Helm (1979)

Single Subject Design

 

SOURCE:  Helm, N. (1979). Management of palilalia with a pacing board.  Journal of Speech and Hearing Disorders, 44, 350-353.

 

REVIEWER(S):  pmh

 

DATE:  11.16.13

ASSIGNED OVERALL GRADE:  F (The highest possible grade is D+ because of the case study design.)

 

TAKE AWAY:  This brief report provides limited evidence for the use of a pacing board to reduce palilalia. Despite the limited evidence, the procedure shows promise.

 

1.  What was the focus of the research? Clinical Research

 

2.  What type of evidence was identified?                              

a.  What  type of single subject design was used? Case StudiesDescription of One Event

b.  What was the level of support associated with the type of evidence?  Level = D+      

                                                                                                           

3.  Was phase of treatment concealed?                                             

a.  from participants? No

b.  from clinicians?  No

c.  from data analyzers?  No

 

4.  Were the participants adequately described?  No

a.  How many participants were involved in the study?  1

b.  The following participant characteristics were described:

•  age:   54 years

•  gender:  m

•  cognitive skills:  Full Scale IQ 90. Verbal IQ 97; Performance IQ 82 but had been diagnosed as demented       

•  receptive language:  intact (Boston Diagnostic Aphasia Exam)

•  diagnosis:  post encephalitic Parkinsons syndrome (slowly progressing)    

•  writing: intact (Boston Diagnostic Aphasia Exam)

•  reading comprehension:  intact (Boston Diagnostic Aphasia Exam)

•  verbal word finding:  intact (Boston Diagnostic Aphasia Exam)

c.  Were the communication problems adequately described?  No

•  The disorder was Initially dementia; this was discarded in favor of palilalia.  Here palilalia involves speech production in which a word, phrase, or sentence is repeated numerous times, with

  –  increasing speed

  –  decreasing “distinctness”  (it not clear if this distinctness involves  loudness or articulatory precision. I am assuming it is articulatory.)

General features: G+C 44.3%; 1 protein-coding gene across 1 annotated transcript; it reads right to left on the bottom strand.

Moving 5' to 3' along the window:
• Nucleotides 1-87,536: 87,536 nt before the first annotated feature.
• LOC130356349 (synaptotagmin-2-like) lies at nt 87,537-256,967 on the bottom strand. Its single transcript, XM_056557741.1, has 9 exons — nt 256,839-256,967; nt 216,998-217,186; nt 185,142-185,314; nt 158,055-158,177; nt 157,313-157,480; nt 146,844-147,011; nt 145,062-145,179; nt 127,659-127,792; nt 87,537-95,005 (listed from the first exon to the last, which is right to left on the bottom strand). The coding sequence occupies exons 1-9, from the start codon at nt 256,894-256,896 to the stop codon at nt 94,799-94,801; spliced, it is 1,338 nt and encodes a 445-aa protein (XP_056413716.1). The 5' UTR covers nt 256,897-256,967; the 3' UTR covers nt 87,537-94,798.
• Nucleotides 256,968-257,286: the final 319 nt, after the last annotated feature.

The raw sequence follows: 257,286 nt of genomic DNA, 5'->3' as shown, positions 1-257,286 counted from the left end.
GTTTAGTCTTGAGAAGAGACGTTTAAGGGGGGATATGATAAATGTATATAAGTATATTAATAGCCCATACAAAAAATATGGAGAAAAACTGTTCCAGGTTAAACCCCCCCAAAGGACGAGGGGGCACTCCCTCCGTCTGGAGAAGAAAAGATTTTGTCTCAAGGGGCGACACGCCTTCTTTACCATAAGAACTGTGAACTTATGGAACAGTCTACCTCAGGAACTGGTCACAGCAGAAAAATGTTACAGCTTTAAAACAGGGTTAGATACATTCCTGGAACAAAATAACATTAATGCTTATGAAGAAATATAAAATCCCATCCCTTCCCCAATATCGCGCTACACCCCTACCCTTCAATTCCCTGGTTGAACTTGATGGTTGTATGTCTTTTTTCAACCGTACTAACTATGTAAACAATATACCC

•  Other aspects of communication that were described include

–  severity of palilalia rendered P noncommunicative

–  for example, when asked his name he repeatedly (at least 20 times) said “My name.”  Each repetition was faster and more “inarticulate”

–  P could name entities from categories (e.g. animals, foods) without palilalia

                                                                                                                       

5.  Was membership in treatment maintained throughout the study?  Not applicable

a.  If there was more than one participant, did at least 80% of the participants remain in the study?  Not applicable

b.  Were any data removed from the study?  No

6.  Did the design include appropriate controls? No. This is a case study

a.  Were baseline/preintervention data collected on all behaviors?  No. The investigator did not provide data.

7.  Was the outcome measure appropriate and meaningful?  Yes

a.  Since no data were provided, it may be inappropriate to consider this an outcome measure.  Nevertheless, the investigator was clear about what she was attempting to achieve.

  OUTCOME #1:  Reduce the occurrence of palilalia (multiple repetitions with  increasing rate and decreasing clarity)

b.  OUTCOME #1  (Reduce the occurrence of palilalia) was subjective.

 

c.  OUTCOME #1  (Reduce the occurrence of palilalia) was not objective.

 

d.  The investigator did not provide reliability data.

 

8.  Results:

a.  Did the target behavior improve when it was treated?  Yes

b.  The overall quality of improvement for the Outcome (Reduce the occurrence of palilalia) was strong, although no data were provided.

9.  Description of baseline:

a.  Were baseline data provided?  No

 

10.  What was the magnitude of the treatment effect?  NA

 

 

11.  Was information about treatment fidelity adequate? 

 

12.  Were maintenance data reported?  No.  Data were not presented but the investigator reported that when P transferred to another facility he continued to use the pacing board.

 

13.  Were generalization data reported?  No. However, the investigator reported that P not only used the pacing board during therapy but also on the ward.

 

OVERALL RATING OF THE QUALITY OF SUPPORT FOR THE INTERVENTION:  F

 

 

SUMMARY OF INTERVENTION

 

PURPOSE:  To describe the use of a pacing board to reduce severe palilalia.

POPULATION:  severe palilalia; (multiple repetitions with increasing rate and decreasing clarity)

 

MODALITY TARGETED:  expression

 

ELEMENTS/FUNCTIONS OF PROSODY TARGETED:  rate

 

ELEMENTS OF PROSODY USED AS INTERVENTION:  rate

 

OTHER ASPECTS OF LANGUAGE/COMMUNICATION TARGETED:  repetitiveness, articulation

DOSAGE:  not provided but reported to be short

 

ADMINISTRATOR:  SLP

 

MAJOR COMPONENTS:

 

•  The following interventions were attempted prior to the pacing board but were not successful:

–  suggesting that he slow down

–  metronomic pacing

–  hand tapping (It was partially successful, if C tapped P’s hand. If P were tapping independently, his tapping mimicked the palilalia.)

TARGET:  syllable-by-syllable, slow speech

RATIONALE:  motor behavior that requires conscious control may facilitate a slower rate.

PACING BOARD:

•  wooden strip 13 ¾” (length) x 2 1/4” (width) x  1/2” (depth)

•  eight colored segments were placed on the strip

•  the colored segments were separated by raised wooden dividers

PROCEDURE:

• As P spoke each syllable in an utterance, he

1.  spoke syllable by syllable

2.  with the production of each syllable, P tapped his finger in a new segment of on the strip

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